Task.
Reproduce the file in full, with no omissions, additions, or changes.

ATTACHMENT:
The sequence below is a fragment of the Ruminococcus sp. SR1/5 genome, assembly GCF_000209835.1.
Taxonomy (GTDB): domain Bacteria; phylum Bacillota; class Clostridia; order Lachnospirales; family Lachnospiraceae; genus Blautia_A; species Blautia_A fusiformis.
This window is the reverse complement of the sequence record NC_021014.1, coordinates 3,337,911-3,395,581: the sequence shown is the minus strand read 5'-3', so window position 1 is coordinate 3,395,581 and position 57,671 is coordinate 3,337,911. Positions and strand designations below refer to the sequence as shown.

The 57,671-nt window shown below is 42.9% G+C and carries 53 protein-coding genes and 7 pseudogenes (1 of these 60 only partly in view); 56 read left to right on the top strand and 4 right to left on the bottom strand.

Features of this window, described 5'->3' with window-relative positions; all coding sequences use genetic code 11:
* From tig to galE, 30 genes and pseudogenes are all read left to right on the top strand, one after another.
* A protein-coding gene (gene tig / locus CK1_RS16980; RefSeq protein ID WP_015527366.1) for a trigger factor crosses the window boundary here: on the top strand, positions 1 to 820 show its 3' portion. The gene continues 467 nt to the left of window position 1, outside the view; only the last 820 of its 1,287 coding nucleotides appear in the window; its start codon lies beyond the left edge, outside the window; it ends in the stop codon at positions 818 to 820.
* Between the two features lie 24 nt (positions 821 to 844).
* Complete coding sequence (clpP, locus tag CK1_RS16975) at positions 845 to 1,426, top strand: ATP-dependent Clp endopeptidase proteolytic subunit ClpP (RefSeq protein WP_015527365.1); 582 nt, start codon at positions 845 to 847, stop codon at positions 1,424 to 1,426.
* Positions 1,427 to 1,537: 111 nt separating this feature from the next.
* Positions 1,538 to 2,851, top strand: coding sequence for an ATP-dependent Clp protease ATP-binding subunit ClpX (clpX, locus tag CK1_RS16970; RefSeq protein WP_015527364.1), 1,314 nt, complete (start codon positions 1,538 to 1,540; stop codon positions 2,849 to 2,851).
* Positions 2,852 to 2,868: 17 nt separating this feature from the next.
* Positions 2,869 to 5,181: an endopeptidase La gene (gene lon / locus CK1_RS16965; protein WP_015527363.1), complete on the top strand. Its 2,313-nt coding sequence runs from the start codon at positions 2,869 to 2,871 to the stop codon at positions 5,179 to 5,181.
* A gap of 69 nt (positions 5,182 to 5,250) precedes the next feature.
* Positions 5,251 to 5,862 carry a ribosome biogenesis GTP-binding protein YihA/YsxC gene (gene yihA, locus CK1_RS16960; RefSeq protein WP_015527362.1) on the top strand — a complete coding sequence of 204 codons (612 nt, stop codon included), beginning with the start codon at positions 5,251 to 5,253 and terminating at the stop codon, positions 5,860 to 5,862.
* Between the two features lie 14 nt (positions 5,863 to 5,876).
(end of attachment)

The sequence below is a fragment of the Ruminococcus sp. SR1/5 genome, assembly GCF_000209835.1.
Taxonomy (GTDB): domain Bacteria; phylum Bacillota; class Clostridia; order Lachnospirales; family Lachnospiraceae; genus Blautia_A; species Blautia_A fusiformis.
This window is the reverse complement of the sequence record NC_021014.1, coordinates 3,337,911-3,395,581: the sequence shown is the minus strand read 5'-3', so window position 1 is coordinate 3,395,581 and position 57,671 is coordinate 3,337,911. Positions and strand designations below refer to the sequence as shown.

The 57,671-nt window shown below is 42.9% G+C and carries 53 protein-coding genes and 7 pseudogenes (1 of these 60 only partly in view); 56 read left to right on the top strand and 4 right to left on the bottom strand.

Features of this window, described 5'->3' with window-relative positions; all coding sequences use genetic code 11:
* From tig to galE, 30 genes and pseudogenes are all read left to right on the top strand, one after another.
* A protein-coding gene (gene tig / locus CK1_RS16980; RefSeq protein ID WP_015527366.1) for a trigger factor crosses the window boundary here: on the top strand, positions 1 to 820 show its 3' portion. The gene continues 467 nt to the left of window position 1, outside the view; only the last 820 of its 1,287 coding nucleotides appear in the window; its start codon lies beyond the left edge, outside the window; it ends in the stop codon at positions 818 to 820.
* Between the two features lie 24 nt (positions 821 to 844).
* Complete coding sequence (clpP, locus tag CK1_RS16975) at positions 845 to 1,426, top strand: ATP-dependent Clp endopeptidase proteolytic subunit ClpP (RefSeq protein WP_015527365.1); 582 nt, start codon at positions 845 to 847, stop codon at positions 1,424 to 1,426.
* Positions 1,427 to 1,537: 111 nt separating this feature from the next.
* Positions 1,538 to 2,851, top strand: coding sequence for an ATP-dependent Clp protease ATP-binding subunit ClpX (clpX, locus tag CK1_RS16970; RefSeq protein WP_015527364.1), 1,314 nt, complete (start codon positions 1,538 to 1,540; stop codon positions 2,849 to 2,851).
* Positions 2,852 to 2,868: 17 nt separating this feature from the next.
* Positions 2,869 to 5,181: an endopeptidase La gene (gene lon / locus CK1_RS16965; protein WP_015527363.1), complete on the top strand. Its 2,313-nt coding sequence runs from the start codon at positions 2,869 to 2,871 to the stop codon at positions 5,179 to 5,181.
* A gap of 69 nt (positions 5,182 to 5,250) precedes the next feature.
* Positions 5,251 to 5,862 carry a ribosome biogenesis GTP-binding protein YihA/YsxC gene (gene yihA, locus CK1_RS16960; RefSeq protein WP_015527362.1) on the top strand — a complete coding sequence of 204 codons (612 nt, stop codon included), beginning with the start codon at positions 5,251 to 5,253 and terminating at the stop codon, positions 5,860 to 5,862.
* Between the two features lie 14 nt (positions 5,863 to 5,876).